September 14th, 2018 is the second anniversary of Agendashift’s public launch. I’m marking the occasion with a post that describes a key motivation and gives some clues about where we’re headed. And while we’re here, if you haven’t recently checked our programme of upcoming workshops, there are four listed at the bottom. Enjoy!
We all know what employee disengagement looks like, how it saps energy and creativity, and not just in the unengaged. I won’t go into all the causes and symptoms here, but briefly, if you take away people’s agency – their perceived ability to make choices for themselves – a stress response is provoked, and not the kind of stress that you would want to find in an organisation that hopes to see people working at their best .
Just as anywhere else, disengagement is a very bad sign in the context of [Lean-]Agile transformation. It’s a sign that the change agents (managers, consultants, coaches, etc) don’t know what they’re doing! If people are disengaging because there’s the perception that they have no say in how things are going to work inside their teams, it strongly suggests that they have been denied the opportunity to participate meaningfully in the transformation process. This represents an inexcusable failure to engage on the part of the change agents responsible. It would seem that engagement is a two-way street (actually it’s more four-way intersection than two-way street, but we’ll come to that).
In short, 20th century-style rollout projects and managed change programmes run the risk of destroying engagement. Not only do the ends not justify the means, the means don’t work if the goal is an engaged and creative workforce. That it keeps happening is “an absolute travesty”, as Martin Fowler (an Agile Manifesto signatory) recently put it .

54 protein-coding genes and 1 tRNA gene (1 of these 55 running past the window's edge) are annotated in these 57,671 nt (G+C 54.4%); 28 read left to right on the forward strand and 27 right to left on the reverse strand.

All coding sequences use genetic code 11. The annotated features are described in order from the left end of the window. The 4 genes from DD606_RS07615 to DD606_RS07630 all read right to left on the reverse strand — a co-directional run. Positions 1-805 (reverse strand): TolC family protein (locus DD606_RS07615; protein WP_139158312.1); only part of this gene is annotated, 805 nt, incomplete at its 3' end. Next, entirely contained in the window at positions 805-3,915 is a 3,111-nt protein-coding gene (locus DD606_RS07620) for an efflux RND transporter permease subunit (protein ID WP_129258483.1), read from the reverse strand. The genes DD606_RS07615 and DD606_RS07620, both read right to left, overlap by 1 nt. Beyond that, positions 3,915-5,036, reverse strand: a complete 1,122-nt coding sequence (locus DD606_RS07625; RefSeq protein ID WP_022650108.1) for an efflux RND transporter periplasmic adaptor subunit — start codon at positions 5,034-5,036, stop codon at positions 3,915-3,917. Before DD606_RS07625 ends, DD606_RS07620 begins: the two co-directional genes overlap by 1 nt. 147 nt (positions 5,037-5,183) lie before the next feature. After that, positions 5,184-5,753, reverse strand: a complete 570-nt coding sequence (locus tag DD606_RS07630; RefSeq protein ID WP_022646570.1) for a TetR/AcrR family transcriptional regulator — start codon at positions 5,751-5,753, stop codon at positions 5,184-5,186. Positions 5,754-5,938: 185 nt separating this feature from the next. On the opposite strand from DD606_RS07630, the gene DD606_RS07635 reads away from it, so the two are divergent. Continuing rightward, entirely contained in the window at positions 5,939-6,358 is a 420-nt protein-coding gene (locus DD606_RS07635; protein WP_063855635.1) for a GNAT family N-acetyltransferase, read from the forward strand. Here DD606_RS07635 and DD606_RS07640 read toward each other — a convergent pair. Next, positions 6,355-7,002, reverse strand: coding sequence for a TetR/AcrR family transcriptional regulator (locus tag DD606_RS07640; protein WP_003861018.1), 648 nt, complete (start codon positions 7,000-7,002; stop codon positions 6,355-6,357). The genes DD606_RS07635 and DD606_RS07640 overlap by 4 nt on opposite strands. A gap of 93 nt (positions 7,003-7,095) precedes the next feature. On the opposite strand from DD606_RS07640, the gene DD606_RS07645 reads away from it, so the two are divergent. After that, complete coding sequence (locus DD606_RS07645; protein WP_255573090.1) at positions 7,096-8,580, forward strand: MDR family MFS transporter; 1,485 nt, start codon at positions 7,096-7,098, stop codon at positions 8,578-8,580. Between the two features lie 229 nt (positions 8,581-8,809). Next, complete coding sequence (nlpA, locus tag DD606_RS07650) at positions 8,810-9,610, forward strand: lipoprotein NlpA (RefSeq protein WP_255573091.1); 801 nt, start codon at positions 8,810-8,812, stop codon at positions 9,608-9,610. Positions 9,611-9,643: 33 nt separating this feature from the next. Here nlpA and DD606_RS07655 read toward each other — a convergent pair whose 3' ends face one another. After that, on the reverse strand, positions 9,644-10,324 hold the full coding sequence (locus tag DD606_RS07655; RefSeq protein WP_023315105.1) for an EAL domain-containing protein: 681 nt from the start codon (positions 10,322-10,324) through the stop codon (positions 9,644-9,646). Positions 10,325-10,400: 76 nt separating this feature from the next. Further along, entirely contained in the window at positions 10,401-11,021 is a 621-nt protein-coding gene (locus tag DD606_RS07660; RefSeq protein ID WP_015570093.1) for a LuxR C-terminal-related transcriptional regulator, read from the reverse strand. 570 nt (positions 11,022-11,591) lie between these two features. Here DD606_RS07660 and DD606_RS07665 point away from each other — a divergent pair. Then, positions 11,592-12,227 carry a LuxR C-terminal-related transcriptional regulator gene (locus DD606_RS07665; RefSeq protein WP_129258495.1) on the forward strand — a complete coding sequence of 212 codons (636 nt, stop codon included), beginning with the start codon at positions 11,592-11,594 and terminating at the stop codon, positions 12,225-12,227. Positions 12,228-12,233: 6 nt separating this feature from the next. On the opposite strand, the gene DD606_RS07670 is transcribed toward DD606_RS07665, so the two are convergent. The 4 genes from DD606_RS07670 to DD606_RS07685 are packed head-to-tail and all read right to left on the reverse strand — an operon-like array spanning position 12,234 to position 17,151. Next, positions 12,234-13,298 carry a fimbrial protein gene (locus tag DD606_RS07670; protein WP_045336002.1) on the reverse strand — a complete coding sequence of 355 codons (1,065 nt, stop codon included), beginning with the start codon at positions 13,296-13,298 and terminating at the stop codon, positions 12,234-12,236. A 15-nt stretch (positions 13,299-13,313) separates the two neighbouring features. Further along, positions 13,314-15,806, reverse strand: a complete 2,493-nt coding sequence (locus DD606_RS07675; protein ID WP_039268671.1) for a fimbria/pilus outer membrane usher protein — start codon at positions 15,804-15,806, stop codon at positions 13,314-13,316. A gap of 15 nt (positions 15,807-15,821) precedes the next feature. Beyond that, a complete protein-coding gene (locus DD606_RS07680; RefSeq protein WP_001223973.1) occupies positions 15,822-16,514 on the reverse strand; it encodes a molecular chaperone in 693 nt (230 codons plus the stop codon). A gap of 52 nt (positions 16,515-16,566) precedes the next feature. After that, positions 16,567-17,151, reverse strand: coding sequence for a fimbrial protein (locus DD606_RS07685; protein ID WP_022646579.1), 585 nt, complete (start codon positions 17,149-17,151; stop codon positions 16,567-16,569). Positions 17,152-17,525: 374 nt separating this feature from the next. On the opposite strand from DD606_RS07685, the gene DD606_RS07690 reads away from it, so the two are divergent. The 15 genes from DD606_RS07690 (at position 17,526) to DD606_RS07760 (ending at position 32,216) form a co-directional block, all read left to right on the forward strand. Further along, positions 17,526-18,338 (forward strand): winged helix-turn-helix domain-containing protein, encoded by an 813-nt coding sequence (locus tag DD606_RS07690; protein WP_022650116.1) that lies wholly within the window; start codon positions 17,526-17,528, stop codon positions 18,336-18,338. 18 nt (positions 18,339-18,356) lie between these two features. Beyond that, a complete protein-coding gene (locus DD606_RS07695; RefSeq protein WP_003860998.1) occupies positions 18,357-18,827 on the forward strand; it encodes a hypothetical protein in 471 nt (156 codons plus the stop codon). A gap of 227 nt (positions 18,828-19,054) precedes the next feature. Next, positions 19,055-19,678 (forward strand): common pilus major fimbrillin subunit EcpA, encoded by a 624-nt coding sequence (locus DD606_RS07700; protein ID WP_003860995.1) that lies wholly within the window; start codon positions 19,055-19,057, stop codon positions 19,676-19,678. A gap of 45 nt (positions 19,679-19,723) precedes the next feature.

So ‘Big Agile’ bad, ‘Small Agile’ good? Not so fast. Agilists lamenting a lack of Agility in the organisation is not engagement. Tweeting false dichotomies about management vs leadership is not likely to engage many managers. Praying for viral adoption is not much of a growth strategy. And don’t get me started on the passive aggression (“We’re so Agile, we only let our stakeholders talk to us in the Sprint review” ).
A plague on both their houses then? No! The arguments between the two sides keep missing the crucial point that success depends on engagement. It’s a phony war, fought on the wrong battleground, few shots landed. The apparently less exciting good news: the more that they do engage, the less obviously top-down or bottom-up they become and the more that they have in common. Funny that.
It should now be clear why engagement models  such as Agendashift , OpenSpace Agility (OSA) , Systemic Modelling , BOSSA nova , and TASTE  are so necessary. Non-prescriptive by design, they work happily with frameworks big or small, branded or home-brewed, and with each other. In their various and complementary ways, they bring people together from multiple levels of the organisation, help the organisation collectively to reveal to itself what needs to change, and come to agreement on what needs to change.
But we can go further. In a transformation of any reasonable size, it is inevitable that different parts of the organisation will move forward at different speeds, and this will keep on throwing up new challenges. If we want the ‘new’ to survive and then thrive, then its surrounding organisation must too. If the new is to grow, then the old must adapt. Both have needs, those needs will evolve over time, and attending to them is key to the viability  of not just the transformation, but the organisation itself.
What’s needed then is another kind of engagement: not person-to-person but system-to-system. It raises questions like these:
- How does strategy work going forward? How will ‘old’ and ‘new’ participate in the processes of strategy development and deployment?
- On the day-to-day stuff of delivery, how will old and new coordinate with each other effectively?
- How might this play out over time, and what implications will that have for the easily-forgotten, slower-changing, but still critical parts of the organisation? (For example, what role do HR and Finance play in the staffing, skilling, and funding of a very different-looking organisation?)